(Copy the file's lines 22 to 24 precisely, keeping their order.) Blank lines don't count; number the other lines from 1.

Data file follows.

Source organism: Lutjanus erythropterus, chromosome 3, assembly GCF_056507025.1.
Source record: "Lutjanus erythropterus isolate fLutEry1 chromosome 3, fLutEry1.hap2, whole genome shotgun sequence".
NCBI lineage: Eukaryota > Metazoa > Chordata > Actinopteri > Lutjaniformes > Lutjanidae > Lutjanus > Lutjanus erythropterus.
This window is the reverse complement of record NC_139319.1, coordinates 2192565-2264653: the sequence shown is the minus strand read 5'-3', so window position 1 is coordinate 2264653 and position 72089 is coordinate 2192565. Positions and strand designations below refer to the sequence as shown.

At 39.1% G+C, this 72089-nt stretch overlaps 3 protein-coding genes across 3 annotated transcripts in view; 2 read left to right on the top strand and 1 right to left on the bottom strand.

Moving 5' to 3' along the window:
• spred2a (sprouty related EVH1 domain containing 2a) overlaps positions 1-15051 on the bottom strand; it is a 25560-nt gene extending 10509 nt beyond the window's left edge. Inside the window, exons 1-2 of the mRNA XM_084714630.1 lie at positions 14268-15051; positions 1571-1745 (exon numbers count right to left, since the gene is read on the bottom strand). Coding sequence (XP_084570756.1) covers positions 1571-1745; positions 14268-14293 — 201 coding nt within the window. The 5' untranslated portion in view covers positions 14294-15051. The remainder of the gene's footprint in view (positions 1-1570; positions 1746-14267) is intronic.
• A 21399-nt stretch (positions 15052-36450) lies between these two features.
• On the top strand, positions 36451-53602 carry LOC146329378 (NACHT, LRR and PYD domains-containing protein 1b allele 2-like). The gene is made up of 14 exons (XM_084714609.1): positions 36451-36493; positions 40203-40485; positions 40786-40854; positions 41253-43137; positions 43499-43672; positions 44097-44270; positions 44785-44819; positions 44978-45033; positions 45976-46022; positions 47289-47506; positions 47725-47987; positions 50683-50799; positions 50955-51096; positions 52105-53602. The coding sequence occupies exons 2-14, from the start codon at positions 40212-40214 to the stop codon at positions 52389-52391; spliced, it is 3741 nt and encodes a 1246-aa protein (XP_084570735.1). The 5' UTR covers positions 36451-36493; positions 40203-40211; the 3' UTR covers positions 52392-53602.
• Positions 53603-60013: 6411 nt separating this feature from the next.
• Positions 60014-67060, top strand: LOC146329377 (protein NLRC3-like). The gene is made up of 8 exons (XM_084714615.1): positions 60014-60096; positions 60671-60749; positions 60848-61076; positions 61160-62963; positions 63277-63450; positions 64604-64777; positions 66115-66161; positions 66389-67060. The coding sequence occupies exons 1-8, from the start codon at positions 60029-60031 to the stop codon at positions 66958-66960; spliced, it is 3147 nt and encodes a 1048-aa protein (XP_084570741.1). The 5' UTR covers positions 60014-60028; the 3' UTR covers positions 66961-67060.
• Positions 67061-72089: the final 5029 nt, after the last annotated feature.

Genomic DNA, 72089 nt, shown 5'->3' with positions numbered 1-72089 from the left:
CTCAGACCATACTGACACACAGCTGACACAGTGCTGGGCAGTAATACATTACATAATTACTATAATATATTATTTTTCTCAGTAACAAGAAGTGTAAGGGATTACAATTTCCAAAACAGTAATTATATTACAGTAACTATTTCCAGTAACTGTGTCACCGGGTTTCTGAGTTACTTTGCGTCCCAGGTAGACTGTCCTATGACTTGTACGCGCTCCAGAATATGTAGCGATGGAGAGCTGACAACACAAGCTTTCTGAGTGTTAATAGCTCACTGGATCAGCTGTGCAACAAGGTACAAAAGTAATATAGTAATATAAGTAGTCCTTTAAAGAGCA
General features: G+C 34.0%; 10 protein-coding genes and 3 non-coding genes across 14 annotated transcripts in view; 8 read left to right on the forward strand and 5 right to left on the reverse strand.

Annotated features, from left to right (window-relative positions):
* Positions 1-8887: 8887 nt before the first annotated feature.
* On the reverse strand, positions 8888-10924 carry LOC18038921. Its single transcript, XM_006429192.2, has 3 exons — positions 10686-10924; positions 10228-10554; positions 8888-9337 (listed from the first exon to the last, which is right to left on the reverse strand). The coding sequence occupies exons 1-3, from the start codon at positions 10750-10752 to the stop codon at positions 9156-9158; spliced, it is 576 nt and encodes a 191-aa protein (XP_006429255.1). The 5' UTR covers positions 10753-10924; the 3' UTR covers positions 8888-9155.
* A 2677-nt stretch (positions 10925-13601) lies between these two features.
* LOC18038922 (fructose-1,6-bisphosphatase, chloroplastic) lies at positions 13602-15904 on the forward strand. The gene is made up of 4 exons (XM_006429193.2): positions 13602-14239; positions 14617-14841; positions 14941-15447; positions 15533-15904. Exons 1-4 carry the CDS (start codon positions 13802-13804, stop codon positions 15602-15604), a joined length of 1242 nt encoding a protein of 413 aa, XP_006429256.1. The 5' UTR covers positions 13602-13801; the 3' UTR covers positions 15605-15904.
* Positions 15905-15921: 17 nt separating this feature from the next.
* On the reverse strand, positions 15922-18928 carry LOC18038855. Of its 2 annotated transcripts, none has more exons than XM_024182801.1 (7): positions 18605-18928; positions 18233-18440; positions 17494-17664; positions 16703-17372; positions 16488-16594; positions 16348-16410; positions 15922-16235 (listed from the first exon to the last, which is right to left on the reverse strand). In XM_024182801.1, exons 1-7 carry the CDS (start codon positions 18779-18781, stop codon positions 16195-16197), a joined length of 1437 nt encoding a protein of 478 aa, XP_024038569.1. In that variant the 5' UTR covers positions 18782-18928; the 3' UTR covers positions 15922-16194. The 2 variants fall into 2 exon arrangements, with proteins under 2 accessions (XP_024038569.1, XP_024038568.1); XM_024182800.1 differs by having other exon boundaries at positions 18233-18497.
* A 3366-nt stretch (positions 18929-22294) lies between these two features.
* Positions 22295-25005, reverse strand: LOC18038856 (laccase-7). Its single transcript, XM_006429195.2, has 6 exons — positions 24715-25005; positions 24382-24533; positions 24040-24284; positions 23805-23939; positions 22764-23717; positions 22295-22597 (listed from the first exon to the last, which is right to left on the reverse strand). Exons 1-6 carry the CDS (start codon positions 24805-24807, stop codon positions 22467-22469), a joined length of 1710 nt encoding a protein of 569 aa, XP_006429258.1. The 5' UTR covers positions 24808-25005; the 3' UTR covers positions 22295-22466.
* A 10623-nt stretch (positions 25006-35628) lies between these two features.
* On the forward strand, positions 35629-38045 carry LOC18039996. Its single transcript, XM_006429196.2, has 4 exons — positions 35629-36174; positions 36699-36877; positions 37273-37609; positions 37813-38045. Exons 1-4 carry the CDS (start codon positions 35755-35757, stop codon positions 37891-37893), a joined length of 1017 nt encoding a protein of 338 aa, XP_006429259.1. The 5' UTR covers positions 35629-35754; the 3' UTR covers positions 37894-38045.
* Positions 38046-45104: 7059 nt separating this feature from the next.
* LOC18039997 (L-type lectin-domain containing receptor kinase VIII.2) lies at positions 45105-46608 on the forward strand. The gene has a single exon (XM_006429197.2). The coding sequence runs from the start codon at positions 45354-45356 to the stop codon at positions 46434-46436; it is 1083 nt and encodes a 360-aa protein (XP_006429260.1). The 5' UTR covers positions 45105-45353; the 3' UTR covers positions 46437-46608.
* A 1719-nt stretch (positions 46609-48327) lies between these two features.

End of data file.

* On the reverse strand, positions 15922-18928 carry LOC18038855. Of its 2 annotated transcripts, none has more exons than XM_024182801.1 (7): positions 18605-18928; positions 18233-18440; positions 17494-17664; positions 16703-17372; positions 16488-16594; positions 16348-16410; positions 15922-16235 (listed from the first exon to the last, which is right to left on the reverse strand). In XM_024182801.1, exons 1-7 carry the CDS (start codon positions 18779-18781, stop codon positions 16195-16197), a joined length of 1437 nt encoding a protein of 478 aa, XP_024038569.1. In that variant the 5' UTR covers positions 18782-18928; the 3' UTR covers positions 15922-16194. The 2 variants fall into 2 exon arrangements, with proteins under 2 accessions (XP_024038569.1, XP_024038568.1); XM_024182800.1 differs by having other exon boundaries at positions 18233-18497.
* A 3366-nt stretch (positions 18929-22294) lies between these two features.
* Positions 22295-25005, reverse strand: LOC18038856 (laccase-7). Its single transcript, XM_006429195.2, has 6 exons — positions 24715-25005; positions 24382-24533; positions 24040-24284; positions 23805-23939; positions 22764-23717; positions 22295-22597 (listed from the first exon to the last, which is right to left on the reverse strand). Exons 1-6 carry the CDS (start codon positions 24805-24807, stop codon positions 22467-22469), a joined length of 1710 nt encoding a protein of 569 aa, XP_006429258.1. The 5' UTR covers positions 24808-25005; the 3' UTR covers positions 22295-22466.